Time to get straight to the point
Updated: 2013-10-17 08:14
By Tang Yue and Cao Yin (China Daily)
Individuals vs the system
Their professional immaturity was highlighted and magnified in the aftermath of the Wenzhou rail accident in 2011, when two high-speed trains collided, claiming 40 lives and injuring nearly 200 people.
After explaining that the front of one of the trains had been buried a short while after the incident as a measure to ease conditions for rescue workers - a move that triggered widespread public dismay because the carriage still contained many bodies - Wang Yongping, the spokesman for the Ministry of Railways, told reporters, "Whether you believe it (the explanation) or not, I believe it."
The public was outraged by Wang's statement and he was later removed from his post.
"People only see the performance of the individual spokesperson, but not the system behind us," said Mao, who is now the spokesman for the National Health and Family Planning Commission.
"This has to do with everyone in the organization; if the spokesperson doesn't have all the information, he has to collect it from various departments. But what happens if the spokesperson pushes for answers, but other people don't respond?"
Also, because Chinese spokespeople are usually administration officials of varying rank, rather than media professionals, they are unable to attend high-level meetings and therefore often lack the necessary information or experience that would be helpful when dealing with the media, said Hu Zhengrong, vice-president of the Communications University of China.
"We have regulations regarding the transparency of government information, but they aren't fully implemented. That's why still many people find our government mysterious," said Hu.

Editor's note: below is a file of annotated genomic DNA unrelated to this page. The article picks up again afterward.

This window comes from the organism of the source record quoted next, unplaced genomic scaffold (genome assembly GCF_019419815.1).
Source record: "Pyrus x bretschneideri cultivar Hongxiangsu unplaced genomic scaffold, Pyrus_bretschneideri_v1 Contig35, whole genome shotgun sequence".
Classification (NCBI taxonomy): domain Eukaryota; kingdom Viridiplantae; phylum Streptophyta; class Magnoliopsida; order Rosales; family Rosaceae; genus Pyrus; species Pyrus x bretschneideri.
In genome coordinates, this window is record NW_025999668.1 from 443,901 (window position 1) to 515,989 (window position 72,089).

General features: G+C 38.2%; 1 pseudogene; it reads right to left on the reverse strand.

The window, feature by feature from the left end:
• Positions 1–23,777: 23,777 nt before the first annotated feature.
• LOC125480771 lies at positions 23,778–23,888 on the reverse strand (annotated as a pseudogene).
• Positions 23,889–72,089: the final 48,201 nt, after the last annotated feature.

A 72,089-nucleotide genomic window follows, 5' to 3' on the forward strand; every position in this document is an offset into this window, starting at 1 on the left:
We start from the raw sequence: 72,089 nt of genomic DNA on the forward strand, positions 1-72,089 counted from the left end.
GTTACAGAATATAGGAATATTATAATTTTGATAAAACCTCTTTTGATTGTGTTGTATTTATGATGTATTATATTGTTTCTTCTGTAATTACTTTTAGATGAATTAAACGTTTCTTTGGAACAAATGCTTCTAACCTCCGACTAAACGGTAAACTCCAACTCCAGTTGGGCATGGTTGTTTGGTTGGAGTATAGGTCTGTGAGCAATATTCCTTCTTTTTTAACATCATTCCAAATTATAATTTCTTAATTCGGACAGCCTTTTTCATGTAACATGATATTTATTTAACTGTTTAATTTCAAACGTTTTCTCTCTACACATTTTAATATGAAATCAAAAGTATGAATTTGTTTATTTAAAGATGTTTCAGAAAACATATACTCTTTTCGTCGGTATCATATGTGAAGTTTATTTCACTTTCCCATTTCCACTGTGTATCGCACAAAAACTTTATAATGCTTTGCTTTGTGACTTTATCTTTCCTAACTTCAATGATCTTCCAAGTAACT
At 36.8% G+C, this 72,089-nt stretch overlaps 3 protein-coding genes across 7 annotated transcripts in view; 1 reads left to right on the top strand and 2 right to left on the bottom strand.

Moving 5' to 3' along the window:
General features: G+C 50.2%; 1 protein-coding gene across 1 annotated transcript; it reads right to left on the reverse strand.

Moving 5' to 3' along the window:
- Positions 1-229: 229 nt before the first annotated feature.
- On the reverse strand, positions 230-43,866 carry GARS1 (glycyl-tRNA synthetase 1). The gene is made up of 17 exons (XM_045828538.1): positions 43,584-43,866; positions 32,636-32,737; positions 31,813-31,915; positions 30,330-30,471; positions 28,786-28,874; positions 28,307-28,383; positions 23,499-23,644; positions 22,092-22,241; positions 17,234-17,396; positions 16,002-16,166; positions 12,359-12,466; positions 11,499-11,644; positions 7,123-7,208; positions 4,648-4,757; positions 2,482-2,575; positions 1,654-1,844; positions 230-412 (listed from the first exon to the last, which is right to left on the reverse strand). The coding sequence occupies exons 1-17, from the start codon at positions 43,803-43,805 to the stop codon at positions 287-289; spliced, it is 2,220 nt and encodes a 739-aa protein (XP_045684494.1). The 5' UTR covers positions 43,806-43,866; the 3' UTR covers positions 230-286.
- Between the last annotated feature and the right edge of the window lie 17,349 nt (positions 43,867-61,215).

"Of course, we can't release State secrets. No government in the world does that, but we are still too conservative in many areas."
In one famous case, after a reporter blew the whistle on allegedly corrupt acts by Liu Tienan, who was then chief of the National Energy Administration, on the Internet in December, the administration's spokesman refuted the story just four hours later, declaring it "nonsense". However, Liu was later sacked from his post and is now under official investigation.
"Things like that do great harm to the credibility of spokespeople," said Hu.
Shi Anbin, one of the teachers at the 2003 training camp, said that during the past decade, the scope of those attending his media training courses has widened from spokespeople working for the central government, to those in local departments, and, more latterly, the politicians themselves. In the last 10 years he has trained more than 10,000 people.
He noted that while an ability to deal with the media is a basic qualification for politicians in the West, many in China still have limited knowledge and experience.
"Some attendees have been mayors for 20 years, but have never talked on TV - that would be beyond imagining in the US. In the era of the Internet, it is outdated for senior officials not to have social media accounts," he said.
In a speech at the Central Party School in 2009, Xi Jinping, the then principal, asked officials to improve their ability to deal with the media, a move related to the stability of the Party's ruling status.
"More officials with spokesperson experience are promoted now. And hopefully, that will encourage more people to speak to the media and break away from the traditions of 'Silence is golden' and 'Loose lips sink ships'," said Shi.
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Shan Juan, Yang Wanli and Zhao Xu contributed to this story